The winds of change are blowing. Over the last decade there has been a steady rise in the number of women who have moved away from the beaten track and started up. According to some of the leading accelerators, there has been an uptick in business pitches received from mid-age women-led ventures to 15 – 18 per cent from 2 – 3 per cent in 2007. As a startup nation, we still have a long way to go. As per a survey done by Washington-headquartered Global Entrepreneurship and Development Institute (GEDI), of the 17 countries surveyed in a women’s entrepreneurship-focussed survey, India ranked 16, just above Uganda. This was in 2013. But even if such a survey were to happen today, India may have improved its ranking by a notch and that’s not enough.
It is heartening to see a section of educated and semi-skilled women taking the plunge, but what is more exciting is to see starting up is no more a youngsters’ game. In an entrepreneurship model, the number of women starting up in their 40s and 50s is a fast-growing segment.
Shalan Dere, Founder, Potter’s Place, started her pottery venture at 45. Prior to this, she was running a small scale-manufacturing unit for over three decades. Vishakha Singh, Founder, Red Polka, an online fashion discovery platform, also started up at 41. She is a shopper-behavior and a marketing expert, having worked in marketing and strategy roles for close to two decades. She thought of starting a venture where she could leverage her domain knowledge.
These two varied examples sum up the kind of ventures mid-age women entrepreneurs opt for – passion or domain. A small number of women switch gears from their forte and startup in an area they are passionate about, while a section of mid-age women entrepreneurs feel it is a logical step to startup in the segment where they have worked for decades and can leverage their network and relationship to grow the business faster.
Remember ladies, as clichéd as it may sound, ‘it is never too late to start up’. Don’t listen to those mentors and investors who say starting up is a 20s phenomenon. And investors should take note that a mid-age woman entrepreneur is any day a better bet than 20-something entrepreneurs because
- They have work experience of decades behind them
- They are well networked in their industry
- They are capable of investing a good amount of seed capital to start a business
- At 40 plus, they are most likely through with early years of motherhood and have independent children
- Since age and maturity is on their side, they are less likely to fail and sink your money
Be it passion-led or a domain-expertise-led venture, mid-age women entrepreneurs face a unique set of challenges ranging from lack of confidence, and attracting talent to raising funds. Here are a few challenges that may come your way and possible solutions that will help you cross any hurdle to realise your dream:
- Unlearn: With years of experience behind, you may think leveraging them will give you an edge. Beware, it may backfire too because the rules of the game have changed since you joined the startup party. Your expertise should marry the ecosystem to have a recipe for success or at least a longer survival.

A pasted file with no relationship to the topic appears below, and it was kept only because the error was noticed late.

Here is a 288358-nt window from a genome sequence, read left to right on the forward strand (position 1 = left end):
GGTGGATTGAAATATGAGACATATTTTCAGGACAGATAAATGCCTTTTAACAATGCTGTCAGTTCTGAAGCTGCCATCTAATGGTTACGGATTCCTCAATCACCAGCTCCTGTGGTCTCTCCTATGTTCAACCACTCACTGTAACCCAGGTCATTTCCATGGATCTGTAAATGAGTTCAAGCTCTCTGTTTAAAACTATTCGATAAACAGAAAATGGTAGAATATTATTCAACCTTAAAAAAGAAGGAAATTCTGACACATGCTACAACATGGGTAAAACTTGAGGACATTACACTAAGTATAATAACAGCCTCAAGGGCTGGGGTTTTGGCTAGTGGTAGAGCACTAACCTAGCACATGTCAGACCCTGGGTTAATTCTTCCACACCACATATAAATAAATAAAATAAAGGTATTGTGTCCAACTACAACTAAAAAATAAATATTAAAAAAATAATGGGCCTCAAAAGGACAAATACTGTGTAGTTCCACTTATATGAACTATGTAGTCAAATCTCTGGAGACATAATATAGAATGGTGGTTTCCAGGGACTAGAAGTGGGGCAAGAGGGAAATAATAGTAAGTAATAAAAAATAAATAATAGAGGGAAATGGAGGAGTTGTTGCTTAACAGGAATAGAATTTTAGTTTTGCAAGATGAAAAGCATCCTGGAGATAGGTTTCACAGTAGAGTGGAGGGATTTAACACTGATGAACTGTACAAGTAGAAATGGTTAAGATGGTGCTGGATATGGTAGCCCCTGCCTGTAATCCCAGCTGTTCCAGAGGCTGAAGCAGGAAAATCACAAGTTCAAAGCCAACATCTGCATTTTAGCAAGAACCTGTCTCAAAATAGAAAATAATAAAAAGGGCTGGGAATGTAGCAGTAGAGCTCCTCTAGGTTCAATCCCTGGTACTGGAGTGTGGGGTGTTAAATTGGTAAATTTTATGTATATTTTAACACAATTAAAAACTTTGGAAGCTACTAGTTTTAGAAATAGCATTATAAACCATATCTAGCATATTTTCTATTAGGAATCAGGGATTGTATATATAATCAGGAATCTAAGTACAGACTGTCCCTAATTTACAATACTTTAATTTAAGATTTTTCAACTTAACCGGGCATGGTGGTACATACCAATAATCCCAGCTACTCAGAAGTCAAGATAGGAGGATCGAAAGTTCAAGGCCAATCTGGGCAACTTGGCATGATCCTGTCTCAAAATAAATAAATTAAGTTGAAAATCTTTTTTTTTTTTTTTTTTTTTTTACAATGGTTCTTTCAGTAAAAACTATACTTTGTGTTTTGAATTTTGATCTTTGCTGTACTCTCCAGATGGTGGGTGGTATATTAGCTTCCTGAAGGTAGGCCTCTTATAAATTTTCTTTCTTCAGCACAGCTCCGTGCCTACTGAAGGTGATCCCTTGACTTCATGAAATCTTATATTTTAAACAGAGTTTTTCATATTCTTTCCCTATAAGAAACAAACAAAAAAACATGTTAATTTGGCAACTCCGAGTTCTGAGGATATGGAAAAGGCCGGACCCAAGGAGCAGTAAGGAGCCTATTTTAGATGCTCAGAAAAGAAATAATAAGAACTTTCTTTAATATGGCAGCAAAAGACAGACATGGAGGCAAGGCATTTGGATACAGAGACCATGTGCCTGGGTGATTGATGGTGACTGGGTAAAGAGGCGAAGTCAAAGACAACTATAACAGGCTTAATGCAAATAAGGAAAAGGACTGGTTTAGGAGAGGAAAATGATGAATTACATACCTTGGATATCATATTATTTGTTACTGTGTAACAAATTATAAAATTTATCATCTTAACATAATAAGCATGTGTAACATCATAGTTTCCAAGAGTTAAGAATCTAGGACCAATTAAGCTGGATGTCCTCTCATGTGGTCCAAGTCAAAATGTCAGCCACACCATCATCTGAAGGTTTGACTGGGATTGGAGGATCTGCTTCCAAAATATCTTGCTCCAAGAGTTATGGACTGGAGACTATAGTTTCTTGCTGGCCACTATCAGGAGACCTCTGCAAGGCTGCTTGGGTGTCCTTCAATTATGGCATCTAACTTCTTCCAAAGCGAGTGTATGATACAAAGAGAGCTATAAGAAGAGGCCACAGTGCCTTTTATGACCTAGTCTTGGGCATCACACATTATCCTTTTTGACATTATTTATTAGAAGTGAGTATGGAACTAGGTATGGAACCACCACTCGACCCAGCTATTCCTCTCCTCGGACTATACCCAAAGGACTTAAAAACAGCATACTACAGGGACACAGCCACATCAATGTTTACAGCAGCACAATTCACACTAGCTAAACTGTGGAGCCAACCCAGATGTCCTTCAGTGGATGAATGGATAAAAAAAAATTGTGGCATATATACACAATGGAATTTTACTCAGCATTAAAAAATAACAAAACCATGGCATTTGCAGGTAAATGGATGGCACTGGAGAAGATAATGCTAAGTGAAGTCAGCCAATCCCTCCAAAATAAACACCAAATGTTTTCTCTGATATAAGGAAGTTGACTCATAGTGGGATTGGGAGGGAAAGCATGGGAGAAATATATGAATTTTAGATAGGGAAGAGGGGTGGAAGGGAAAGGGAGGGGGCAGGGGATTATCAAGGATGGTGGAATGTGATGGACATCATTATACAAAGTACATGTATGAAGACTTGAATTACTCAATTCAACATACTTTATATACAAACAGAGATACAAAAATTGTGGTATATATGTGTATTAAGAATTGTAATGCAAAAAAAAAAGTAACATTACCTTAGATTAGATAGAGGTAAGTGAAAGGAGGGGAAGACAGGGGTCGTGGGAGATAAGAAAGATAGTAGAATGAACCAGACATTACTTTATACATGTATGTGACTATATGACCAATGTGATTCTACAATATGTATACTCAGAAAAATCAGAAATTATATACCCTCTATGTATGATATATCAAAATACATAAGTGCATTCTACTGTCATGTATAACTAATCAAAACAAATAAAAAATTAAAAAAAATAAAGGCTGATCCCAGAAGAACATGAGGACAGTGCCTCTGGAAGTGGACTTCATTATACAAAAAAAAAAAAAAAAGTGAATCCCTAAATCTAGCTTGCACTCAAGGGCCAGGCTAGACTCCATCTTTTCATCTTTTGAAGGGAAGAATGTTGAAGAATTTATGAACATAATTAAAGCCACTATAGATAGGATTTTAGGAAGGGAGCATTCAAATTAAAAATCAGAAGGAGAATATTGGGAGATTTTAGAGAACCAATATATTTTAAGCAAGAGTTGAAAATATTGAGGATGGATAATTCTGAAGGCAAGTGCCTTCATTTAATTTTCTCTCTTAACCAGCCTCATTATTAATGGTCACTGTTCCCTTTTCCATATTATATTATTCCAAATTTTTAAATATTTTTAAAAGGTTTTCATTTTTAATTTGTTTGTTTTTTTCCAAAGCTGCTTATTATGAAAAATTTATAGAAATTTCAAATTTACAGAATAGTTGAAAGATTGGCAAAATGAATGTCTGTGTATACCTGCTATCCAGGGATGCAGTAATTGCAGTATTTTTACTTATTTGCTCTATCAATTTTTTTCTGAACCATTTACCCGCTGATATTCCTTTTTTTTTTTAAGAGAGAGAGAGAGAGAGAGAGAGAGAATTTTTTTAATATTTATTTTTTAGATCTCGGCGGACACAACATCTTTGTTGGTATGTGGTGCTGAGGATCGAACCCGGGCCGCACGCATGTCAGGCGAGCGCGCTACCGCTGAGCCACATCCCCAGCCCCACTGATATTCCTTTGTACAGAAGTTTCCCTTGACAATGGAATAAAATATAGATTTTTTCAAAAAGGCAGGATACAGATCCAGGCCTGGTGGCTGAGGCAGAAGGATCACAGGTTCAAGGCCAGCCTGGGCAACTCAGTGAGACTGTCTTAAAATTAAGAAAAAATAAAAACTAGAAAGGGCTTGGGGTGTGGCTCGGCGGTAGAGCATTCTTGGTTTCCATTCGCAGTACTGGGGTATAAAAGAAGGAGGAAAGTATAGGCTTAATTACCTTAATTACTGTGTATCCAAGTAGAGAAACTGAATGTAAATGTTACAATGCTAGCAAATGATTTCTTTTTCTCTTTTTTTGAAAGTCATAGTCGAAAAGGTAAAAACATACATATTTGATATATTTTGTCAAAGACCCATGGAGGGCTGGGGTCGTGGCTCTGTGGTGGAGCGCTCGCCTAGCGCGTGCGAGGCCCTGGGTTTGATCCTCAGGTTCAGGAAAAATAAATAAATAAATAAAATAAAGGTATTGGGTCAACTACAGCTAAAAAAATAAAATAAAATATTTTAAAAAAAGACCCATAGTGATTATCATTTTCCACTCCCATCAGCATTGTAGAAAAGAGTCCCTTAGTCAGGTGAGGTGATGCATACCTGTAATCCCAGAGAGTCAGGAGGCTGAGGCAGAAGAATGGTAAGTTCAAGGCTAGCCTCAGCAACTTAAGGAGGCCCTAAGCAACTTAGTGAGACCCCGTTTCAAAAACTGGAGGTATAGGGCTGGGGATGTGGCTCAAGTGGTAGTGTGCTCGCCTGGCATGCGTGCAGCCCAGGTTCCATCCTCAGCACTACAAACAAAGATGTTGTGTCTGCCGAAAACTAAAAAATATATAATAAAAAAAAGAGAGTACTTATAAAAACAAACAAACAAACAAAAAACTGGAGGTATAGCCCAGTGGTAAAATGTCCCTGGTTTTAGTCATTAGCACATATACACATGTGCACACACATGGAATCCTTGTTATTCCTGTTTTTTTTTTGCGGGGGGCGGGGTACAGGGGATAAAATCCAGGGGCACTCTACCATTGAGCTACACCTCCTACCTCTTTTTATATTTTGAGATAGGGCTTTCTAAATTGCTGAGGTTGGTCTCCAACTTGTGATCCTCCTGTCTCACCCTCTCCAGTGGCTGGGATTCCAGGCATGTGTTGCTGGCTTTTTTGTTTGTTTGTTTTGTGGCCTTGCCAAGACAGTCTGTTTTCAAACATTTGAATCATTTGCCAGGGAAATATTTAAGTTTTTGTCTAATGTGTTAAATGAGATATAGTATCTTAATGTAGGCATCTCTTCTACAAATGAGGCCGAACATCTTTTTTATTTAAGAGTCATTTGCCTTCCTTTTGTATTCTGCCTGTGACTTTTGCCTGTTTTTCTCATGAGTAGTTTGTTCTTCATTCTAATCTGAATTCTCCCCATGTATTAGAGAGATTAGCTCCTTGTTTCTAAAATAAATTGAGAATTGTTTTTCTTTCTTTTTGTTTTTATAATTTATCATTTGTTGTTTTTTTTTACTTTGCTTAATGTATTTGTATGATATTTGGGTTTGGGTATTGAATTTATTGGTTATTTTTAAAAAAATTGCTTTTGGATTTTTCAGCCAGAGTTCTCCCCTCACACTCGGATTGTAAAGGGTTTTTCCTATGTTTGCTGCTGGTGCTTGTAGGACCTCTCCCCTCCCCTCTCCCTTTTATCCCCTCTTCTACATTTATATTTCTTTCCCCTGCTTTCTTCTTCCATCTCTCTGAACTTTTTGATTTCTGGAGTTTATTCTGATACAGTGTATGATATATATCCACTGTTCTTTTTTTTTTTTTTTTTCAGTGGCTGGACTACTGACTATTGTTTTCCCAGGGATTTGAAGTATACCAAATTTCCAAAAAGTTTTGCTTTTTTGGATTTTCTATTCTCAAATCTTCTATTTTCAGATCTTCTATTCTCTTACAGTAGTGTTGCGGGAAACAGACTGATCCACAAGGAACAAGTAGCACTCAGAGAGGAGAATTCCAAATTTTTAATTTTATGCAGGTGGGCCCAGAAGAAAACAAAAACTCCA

- No baggage: You may have been a corporate bigwig in your previous avatar, heading a large team, mingling with the crème de la crème corporate crowd, and now you are a startup. Now you are required to travel to prospective clients’ companies only to meet a junior resource to make the first pitch. Many women who have worked in leadership roles find it difficult to adjust to a more grounded life of an entrepreneur. I know of some who would refuse to meet a junior resource or send a representative from her office to meet a prospective client. We all know how that ends usually. Thus, it is important for you to not shy away from feeling miniscule and don’t let your inner self become your enemy. Put yourself out there for everyone whose business you want.
- Clients jittery: If you are woman entrepreneur in you 40s or 50s, there are chances that prospective client may be nervous about signing up for your product or service because they may think age is directly proportional to your drive and ambition may not match their expectations. Hire a right blend of young and energetic people along with senior and experienced professionals to fend away such inhibitions on the clients’ part
- Cross the fund-raising hurdle: It’s sad but true, many VCs may shy away from putting their money into your business because they only know one set of entrepreneurs, – 20 something engineers from premier institutes. The idea has never been a realistic one to start with. You don’t have the luxury to wait for this wave to wash off before VCs take note of this fast growing group of women starting up in late stages of career. Mid-age women entrepreneurs should use their professional network and not hesitate to reach out to strategic investors who are now beginning to look at startups as a serious asset class. They would be more open to investing in your business at a seed stage than an institutional fund. If you manage to bring an established name from the corporate world on board as an early investor, VCs will evaluate you more seriously when you enter the market for raising Series A.
So don’t hold back. It is never too late to follow your heart and chase your dreams. Remember age is just a number. I want to end with lyrics from a popular song by an Australian Band – AC/DC — ‘It’s a long way to the top, if you wanna rock n roll’
Lady do the hard sell
Know the reason why
Gettin’ ripped off
That’s how it goes…
It’s a long way to the top if you wanna rock ‘n’ roll
If you wanna be a star of stage and screen
Look out it’s rough and mean
(Disclaimer: The views and opinions expressed in this article are those of the author and do not necessarily reflect the views of YourStory.)